Across the globe, children’s education has taken a beating due to pandemic. This is even more so in the case of pre-primary schooling, where the obstacles to children’s foundational learning pose a threat to their development.
This issue has more severe effects in areas with a history of child exploitation. Such is the Mica belt of Jharkhand, India in districts of Koderma and Giridih, where children work in adverse conditions, extracting Mica scraps from dark and dingy pits.
Terre des Hommes Netherlands’ multipronged approach to address the issue includes the provision of quality education which begins right from the pre-primary stage through anganwadi education. However, due to the closure of schools and anganwadis, the children are even more at risk during COVID-19.
As a strategy to combat the potential threats that preschool children face, TdH-NL adopted its ‘Home Based Early Childhood Education’ where children were taught at home with the help of household materials.
Colour concepts were taught through vegetable sorting, shapes and counting were taught through different vessels at home, charts were put up on curtains, seeds were planted and nurtured, play was done through a cloth swing, and many more such household based activities helped boost the child’s gross and fine motor development, cognitive, sensory and language development skills.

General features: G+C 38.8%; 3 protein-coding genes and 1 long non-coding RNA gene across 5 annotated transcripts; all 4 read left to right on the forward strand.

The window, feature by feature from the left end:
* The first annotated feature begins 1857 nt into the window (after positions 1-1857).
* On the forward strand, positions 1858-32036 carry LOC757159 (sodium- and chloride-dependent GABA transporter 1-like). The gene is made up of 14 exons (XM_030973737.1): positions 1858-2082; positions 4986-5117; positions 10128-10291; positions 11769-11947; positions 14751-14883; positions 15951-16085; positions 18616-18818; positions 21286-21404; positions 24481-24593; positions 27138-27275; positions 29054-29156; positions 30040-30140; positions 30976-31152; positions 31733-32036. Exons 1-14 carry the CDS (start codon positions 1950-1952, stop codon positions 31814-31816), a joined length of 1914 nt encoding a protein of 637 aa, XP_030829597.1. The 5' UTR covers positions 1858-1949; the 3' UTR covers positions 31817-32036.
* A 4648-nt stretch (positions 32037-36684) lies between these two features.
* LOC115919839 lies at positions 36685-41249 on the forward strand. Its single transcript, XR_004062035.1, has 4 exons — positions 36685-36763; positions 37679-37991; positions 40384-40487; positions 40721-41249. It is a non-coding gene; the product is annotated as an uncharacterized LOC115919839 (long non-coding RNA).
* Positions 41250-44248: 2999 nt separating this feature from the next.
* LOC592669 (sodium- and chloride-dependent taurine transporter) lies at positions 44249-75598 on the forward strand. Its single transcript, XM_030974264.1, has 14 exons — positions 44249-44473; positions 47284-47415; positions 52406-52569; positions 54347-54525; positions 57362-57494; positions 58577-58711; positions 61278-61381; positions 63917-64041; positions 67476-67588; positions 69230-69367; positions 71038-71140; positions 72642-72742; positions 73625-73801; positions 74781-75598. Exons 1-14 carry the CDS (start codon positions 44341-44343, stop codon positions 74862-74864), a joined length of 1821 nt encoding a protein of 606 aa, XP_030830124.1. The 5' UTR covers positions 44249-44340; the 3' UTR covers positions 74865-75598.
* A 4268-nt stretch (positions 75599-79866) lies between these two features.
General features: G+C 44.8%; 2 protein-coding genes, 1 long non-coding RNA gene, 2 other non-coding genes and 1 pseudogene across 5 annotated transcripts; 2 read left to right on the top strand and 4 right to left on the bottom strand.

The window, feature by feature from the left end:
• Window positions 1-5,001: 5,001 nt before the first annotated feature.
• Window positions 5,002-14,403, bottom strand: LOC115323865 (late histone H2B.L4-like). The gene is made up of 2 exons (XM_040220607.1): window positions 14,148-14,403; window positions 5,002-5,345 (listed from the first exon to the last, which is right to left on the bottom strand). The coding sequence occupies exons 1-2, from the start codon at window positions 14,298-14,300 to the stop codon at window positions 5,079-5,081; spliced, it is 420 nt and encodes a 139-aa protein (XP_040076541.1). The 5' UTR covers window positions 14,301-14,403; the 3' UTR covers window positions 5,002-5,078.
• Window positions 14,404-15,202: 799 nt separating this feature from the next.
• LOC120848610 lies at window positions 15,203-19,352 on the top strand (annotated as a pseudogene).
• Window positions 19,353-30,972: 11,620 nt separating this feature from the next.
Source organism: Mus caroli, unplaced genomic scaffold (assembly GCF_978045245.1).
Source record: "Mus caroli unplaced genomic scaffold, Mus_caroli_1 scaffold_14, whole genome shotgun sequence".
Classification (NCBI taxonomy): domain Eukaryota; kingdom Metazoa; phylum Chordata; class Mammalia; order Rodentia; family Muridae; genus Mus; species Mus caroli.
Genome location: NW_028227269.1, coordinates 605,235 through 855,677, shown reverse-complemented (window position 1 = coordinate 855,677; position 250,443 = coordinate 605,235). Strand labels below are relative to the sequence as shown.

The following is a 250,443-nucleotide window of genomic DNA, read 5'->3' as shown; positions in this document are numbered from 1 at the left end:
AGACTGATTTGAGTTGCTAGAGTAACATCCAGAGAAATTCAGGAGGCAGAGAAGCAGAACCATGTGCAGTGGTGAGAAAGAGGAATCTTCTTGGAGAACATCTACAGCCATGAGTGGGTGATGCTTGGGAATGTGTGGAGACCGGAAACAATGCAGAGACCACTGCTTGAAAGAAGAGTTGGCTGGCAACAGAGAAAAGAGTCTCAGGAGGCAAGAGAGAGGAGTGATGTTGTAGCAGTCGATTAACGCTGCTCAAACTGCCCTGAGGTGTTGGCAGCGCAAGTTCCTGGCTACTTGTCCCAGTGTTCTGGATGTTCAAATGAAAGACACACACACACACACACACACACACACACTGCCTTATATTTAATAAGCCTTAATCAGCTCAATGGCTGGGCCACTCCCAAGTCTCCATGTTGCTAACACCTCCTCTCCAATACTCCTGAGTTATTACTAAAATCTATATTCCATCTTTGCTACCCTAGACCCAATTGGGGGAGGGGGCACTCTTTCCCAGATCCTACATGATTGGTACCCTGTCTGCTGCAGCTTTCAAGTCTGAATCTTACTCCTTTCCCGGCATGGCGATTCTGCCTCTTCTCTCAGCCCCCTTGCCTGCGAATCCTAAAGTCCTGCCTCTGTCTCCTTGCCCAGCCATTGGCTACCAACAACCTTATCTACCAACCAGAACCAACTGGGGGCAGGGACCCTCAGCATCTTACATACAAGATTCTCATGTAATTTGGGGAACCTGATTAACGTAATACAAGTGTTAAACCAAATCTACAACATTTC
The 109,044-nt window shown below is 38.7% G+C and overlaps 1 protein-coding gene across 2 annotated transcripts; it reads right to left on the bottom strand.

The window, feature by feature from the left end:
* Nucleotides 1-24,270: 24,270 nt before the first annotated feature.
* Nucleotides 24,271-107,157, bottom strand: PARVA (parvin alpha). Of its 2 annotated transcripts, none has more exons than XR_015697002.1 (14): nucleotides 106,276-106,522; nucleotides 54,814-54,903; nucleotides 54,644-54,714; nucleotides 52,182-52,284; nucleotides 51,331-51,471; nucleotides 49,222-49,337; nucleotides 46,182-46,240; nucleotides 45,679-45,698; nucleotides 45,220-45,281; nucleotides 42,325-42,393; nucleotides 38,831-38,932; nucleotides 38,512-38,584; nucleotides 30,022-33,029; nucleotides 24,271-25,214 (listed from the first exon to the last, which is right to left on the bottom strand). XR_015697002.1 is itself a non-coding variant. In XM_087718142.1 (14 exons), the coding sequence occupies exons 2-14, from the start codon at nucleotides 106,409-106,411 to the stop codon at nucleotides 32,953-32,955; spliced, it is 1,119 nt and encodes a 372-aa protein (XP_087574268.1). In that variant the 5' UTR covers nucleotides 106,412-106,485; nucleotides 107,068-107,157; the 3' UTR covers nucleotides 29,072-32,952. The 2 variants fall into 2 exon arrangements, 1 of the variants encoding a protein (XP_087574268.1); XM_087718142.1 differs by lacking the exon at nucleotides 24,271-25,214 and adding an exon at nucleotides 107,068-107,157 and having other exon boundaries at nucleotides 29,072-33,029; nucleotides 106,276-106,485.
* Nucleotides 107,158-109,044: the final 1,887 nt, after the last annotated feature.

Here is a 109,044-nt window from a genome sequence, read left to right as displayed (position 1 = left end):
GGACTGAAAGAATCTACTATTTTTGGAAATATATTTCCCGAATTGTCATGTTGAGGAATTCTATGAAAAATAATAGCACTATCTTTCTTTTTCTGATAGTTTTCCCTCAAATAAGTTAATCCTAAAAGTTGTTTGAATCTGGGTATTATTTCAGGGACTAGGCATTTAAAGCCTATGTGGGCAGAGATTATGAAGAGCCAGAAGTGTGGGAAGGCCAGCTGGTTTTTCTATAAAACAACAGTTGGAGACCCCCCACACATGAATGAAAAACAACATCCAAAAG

Through an approach, ‘Mothers as Teachers’, the anganwadi staff conducted home visits where mothers were trained on teaching their children with resources at home as well as ways to monitor and document the progress of their child.
This has been an ongoing activity of the Mica project since the onset of the pandemic. By the month of November, 721 families with children under the age of 5 (835 children) were facilitated to adopt homes based ECE.
Both parents and children have expressed their delight in being joyfully and productively engaged through the home based learning.